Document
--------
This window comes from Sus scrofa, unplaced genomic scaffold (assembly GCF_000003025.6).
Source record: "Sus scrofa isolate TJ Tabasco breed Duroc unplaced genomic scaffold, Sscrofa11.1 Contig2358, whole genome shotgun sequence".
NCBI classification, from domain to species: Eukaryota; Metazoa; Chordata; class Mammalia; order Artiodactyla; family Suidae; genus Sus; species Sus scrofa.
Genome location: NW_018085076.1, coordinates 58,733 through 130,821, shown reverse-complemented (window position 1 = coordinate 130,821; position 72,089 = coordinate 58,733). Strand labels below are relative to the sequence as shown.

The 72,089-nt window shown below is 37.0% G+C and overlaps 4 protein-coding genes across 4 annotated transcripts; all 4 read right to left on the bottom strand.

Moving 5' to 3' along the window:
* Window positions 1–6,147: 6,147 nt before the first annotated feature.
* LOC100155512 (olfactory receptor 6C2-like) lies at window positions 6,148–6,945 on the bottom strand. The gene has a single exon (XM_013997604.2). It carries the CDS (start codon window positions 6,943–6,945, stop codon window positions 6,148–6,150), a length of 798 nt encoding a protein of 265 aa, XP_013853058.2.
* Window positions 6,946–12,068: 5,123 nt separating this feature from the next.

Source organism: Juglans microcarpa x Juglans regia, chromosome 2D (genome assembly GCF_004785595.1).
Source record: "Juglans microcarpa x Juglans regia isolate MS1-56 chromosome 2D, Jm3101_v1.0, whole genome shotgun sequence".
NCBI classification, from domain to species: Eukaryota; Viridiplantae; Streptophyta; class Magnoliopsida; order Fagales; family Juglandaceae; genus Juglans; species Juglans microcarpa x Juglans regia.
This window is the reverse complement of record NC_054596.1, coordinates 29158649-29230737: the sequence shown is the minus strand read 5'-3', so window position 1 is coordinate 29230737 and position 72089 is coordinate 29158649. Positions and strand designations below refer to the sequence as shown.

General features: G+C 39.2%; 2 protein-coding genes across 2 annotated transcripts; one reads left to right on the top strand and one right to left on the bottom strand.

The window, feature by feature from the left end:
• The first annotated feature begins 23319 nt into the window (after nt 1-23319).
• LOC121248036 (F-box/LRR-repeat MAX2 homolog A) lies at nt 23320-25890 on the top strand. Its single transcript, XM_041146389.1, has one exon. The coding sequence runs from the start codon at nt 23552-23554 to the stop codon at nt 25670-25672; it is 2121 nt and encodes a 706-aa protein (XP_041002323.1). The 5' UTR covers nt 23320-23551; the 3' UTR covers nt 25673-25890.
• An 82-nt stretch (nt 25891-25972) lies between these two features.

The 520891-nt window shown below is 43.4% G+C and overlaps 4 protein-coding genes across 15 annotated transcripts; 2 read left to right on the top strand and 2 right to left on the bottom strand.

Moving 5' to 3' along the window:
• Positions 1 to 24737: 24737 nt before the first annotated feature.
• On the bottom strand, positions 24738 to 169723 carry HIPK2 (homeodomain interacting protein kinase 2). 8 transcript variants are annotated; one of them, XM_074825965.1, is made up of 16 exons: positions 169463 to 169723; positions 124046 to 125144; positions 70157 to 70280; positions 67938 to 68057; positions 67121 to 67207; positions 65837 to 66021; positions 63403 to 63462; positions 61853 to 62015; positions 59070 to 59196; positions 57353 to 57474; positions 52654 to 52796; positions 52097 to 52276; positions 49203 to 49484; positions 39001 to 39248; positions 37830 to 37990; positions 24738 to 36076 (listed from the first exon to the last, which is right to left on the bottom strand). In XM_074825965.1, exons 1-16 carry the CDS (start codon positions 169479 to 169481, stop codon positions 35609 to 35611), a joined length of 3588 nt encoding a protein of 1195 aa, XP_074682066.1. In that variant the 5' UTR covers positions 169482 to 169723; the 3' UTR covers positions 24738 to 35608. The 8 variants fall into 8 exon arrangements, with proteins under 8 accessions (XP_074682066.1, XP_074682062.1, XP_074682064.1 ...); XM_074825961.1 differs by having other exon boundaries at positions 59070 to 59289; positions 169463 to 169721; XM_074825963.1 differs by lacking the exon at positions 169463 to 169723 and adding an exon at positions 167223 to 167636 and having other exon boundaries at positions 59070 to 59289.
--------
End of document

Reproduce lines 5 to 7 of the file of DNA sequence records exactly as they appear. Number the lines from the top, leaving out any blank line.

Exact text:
The 72,089-nt window shown below is 37.0% G+C and overlaps 4 protein-coding genes across 4 annotated transcripts; all 4 read right to left on the bottom strand.

Moving 5' to 3' along the window:
* Window positions 1–6,147: 6,147 nt before the first annotated feature.